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The longer I have been in the ministry, the more convinced I am that there’s a particular question every preacher should annually ask himself: If you were the devil, how would you get you off track?

The Bible tells us in 1 Peter 5:8, “Be sober, be vigilant; because your adversary the devil walks about like a roaring lion, seeking whom he may devour.” Those descriptive words paint a picture of a being who is deceptive, tricky, and one who gives careful thought of how he might “devour” the person he wishes to destroy. By thinking of what he might use against you, you can prepare yourself accordingly.

In traveling as an evangelist, and working with many preachers in the course of the year, I’ve seen the devices Satan uses.

Pride
Satan convinces the preacher he is not only a preacher; he is the greatest preacher. The preacher then relies on his own strength and not the Lord’s. He also develops a very unteachable spirit. After all, how can you improve upon perfection? It soon comes to a point that when he preaches, people only see the preacher; they don’t see Christ. Proverbs 16:18 warns us, “Pride goes before destruction, and a haughty spirit before a fall.” It’s only a matter of time before he loses his walk with the Lord, and the ministry suffers.

Immorality
Satan introduces a relationship that could then result in adultery. The damage is far beyond the ministry he is forced to leave. It’s also seen in the destruction within the family through divorce. The people who so deeply respected the preacher ask the question, “How could he?” Even though he can experience the joy and forgiveness of the Lord, his family, and many others, his ministry will always have that stain upon it. Many years later, people would question, “Could anything be happening that we don’t know about?”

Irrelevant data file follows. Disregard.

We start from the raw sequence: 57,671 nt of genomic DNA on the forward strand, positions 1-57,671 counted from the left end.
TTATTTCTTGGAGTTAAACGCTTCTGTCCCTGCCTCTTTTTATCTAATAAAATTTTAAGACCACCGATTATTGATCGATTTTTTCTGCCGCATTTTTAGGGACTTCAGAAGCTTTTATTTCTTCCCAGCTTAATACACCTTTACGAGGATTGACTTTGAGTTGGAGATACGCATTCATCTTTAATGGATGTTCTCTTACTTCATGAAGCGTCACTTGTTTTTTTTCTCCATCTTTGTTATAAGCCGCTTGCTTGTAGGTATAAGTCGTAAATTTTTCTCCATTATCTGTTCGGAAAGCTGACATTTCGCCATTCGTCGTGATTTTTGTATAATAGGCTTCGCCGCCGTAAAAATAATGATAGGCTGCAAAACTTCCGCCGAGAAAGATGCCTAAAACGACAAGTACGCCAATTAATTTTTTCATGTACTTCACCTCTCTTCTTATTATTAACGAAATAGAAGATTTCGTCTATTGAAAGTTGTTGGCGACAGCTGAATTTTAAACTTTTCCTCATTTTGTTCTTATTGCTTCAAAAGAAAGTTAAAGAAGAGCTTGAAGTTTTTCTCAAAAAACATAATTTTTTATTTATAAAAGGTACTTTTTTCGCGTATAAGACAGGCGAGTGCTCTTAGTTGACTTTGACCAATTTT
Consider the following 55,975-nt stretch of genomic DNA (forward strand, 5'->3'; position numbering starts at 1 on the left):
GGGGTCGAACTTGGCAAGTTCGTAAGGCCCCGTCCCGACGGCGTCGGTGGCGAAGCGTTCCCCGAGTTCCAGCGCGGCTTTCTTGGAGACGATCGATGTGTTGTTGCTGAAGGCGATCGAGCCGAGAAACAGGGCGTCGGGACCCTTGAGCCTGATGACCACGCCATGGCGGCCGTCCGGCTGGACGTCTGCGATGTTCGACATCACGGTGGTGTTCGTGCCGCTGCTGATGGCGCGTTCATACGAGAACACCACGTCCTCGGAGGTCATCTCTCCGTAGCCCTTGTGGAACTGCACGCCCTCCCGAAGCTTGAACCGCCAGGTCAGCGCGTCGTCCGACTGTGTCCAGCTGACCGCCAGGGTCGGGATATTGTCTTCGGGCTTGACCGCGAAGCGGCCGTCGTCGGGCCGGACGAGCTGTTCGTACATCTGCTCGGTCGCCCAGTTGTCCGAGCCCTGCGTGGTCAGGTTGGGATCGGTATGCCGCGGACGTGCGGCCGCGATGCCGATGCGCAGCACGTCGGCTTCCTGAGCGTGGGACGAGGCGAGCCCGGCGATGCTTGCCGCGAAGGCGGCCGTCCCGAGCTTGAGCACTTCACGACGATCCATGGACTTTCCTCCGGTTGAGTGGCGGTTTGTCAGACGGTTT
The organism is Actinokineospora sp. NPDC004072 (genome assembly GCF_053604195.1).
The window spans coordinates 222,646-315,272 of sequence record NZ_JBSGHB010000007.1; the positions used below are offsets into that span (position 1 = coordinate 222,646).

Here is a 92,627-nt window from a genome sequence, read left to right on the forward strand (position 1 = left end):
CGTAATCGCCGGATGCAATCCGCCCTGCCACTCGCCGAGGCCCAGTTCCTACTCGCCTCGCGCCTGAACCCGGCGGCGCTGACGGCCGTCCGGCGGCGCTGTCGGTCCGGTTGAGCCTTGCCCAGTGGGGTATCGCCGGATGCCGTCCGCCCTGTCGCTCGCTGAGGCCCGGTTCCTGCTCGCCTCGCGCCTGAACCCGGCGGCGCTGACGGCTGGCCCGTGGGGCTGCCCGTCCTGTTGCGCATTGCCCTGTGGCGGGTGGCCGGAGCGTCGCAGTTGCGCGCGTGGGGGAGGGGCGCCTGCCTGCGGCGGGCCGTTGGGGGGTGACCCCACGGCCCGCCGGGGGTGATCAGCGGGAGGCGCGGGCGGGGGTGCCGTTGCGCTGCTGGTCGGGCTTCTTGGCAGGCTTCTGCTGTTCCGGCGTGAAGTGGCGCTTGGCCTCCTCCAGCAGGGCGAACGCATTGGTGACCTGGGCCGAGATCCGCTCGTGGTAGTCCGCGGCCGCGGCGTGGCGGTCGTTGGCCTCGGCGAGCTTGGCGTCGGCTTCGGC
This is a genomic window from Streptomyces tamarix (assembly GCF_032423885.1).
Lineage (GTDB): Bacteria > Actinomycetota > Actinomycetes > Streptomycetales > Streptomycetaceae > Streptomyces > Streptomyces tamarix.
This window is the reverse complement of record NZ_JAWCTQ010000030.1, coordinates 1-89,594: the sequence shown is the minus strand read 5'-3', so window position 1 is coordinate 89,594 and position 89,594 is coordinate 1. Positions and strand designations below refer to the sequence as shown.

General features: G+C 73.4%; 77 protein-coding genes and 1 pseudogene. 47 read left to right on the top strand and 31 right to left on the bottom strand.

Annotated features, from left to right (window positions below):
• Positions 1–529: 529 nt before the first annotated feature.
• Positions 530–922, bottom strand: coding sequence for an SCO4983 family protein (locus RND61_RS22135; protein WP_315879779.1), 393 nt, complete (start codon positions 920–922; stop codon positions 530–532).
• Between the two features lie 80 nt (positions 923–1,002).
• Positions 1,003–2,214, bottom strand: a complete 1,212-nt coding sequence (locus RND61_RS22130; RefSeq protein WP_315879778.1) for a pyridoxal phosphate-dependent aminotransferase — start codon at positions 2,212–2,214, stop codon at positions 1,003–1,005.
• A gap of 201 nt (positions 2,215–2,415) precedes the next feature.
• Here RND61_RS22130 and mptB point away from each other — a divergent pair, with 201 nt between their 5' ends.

Love of Money
This is especially true if the preacher has had to struggle to make ends meet. This particular temptation could lead to theft or embezzlement through any number of ways. It could also manifest itself through lies and deception with people to whom the preacher has to report.

Discouragement
In fact, sometimes Satan uses discouragement when nothing else seems to work. A preacher sometimes goes through a period when he sees little fruit from his ministry. He begins to question his calling and his gift. He compares himself with others whose ministries seem so much more fruitful and productive. There is nothing wrong with evaluating one’s performance and ministry in a proper way, but discouragement can cause a preacher to evaluate his ministry in a way that is not biblical.

I assure you, Satan is alive and well. That’s why I ask myself the question every year and encourage other preachers to ask, “If you were the devil, how would you get you off track?” Whatever you conclude, prepare yourself for his attack knowing victory is yours: “He who is in you is greater than he who is in the world” (1 John 4:4).

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